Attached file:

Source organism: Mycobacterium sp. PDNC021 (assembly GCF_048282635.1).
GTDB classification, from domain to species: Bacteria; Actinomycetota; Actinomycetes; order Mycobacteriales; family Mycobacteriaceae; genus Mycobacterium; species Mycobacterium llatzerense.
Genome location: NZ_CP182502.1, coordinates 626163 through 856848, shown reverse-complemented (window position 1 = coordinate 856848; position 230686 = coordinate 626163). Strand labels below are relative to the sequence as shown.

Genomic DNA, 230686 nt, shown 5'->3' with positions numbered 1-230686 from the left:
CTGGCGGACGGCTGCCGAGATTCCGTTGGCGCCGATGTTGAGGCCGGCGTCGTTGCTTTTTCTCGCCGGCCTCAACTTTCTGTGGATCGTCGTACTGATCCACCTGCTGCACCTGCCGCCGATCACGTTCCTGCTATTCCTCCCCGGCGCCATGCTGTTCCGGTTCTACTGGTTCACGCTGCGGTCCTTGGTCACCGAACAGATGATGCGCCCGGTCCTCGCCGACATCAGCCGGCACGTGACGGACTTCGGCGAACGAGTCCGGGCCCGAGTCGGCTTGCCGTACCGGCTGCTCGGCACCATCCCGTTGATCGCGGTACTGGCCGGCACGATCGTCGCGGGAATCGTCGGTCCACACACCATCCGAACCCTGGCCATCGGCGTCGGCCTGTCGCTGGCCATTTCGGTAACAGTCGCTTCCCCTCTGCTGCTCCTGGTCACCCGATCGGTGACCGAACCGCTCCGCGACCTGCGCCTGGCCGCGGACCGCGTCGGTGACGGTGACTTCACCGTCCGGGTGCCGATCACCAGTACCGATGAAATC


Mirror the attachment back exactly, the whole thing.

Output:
Source organism: Mycobacterium sp. PDNC021 (assembly GCF_048282635.1).
GTDB classification, from domain to species: Bacteria; Actinomycetota; Actinomycetes; order Mycobacteriales; family Mycobacteriaceae; genus Mycobacterium; species Mycobacterium llatzerense.
Genome location: NZ_CP182502.1, coordinates 626163 through 856848, shown reverse-complemented (window position 1 = coordinate 856848; position 230686 = coordinate 626163). Strand labels below are relative to the sequence as shown.

Genomic DNA, 230686 nt, shown 5'->3' with positions numbered 1-230686 from the left:
CTGGCGGACGGCTGCCGAGATTCCGTTGGCGCCGATGTTGAGGCCGGCGTCGTTGCTTTTTCTCGCCGGCCTCAACTTTCTGTGGATCGTCGTACTGATCCACCTGCTGCACCTGCCGCCGATCACGTTCCTGCTATTCCTCCCCGGCGCCATGCTGTTCCGGTTCTACTGGTTCACGCTGCGGTCCTTGGTCACCGAACAGATGATGCGCCCGGTCCTCGCCGACATCAGCCGGCACGTGACGGACTTCGGCGAACGAGTCCGGGCCCGAGTCGGCTTGCCGTACCGGCTGCTCGGCACCATCCCGTTGATCGCGGTACTGGCCGGCACGATCGTCGCGGGAATCGTCGGTCCACACACCATCCGAACCCTGGCCATCGGCGTCGGCCTGTCGCTGGCCATTTCGGTAACAGTCGCTTCCCCTCTGCTGCTCCTGGTCACCCGATCGGTGACCGAACCGCTCCGCGACCTGCGCCTGGCCGCGGACCGCGTCGGTGACGGTGACTTCACCGTCCGGGTGCCGATCACCAGTACCGATGAAATC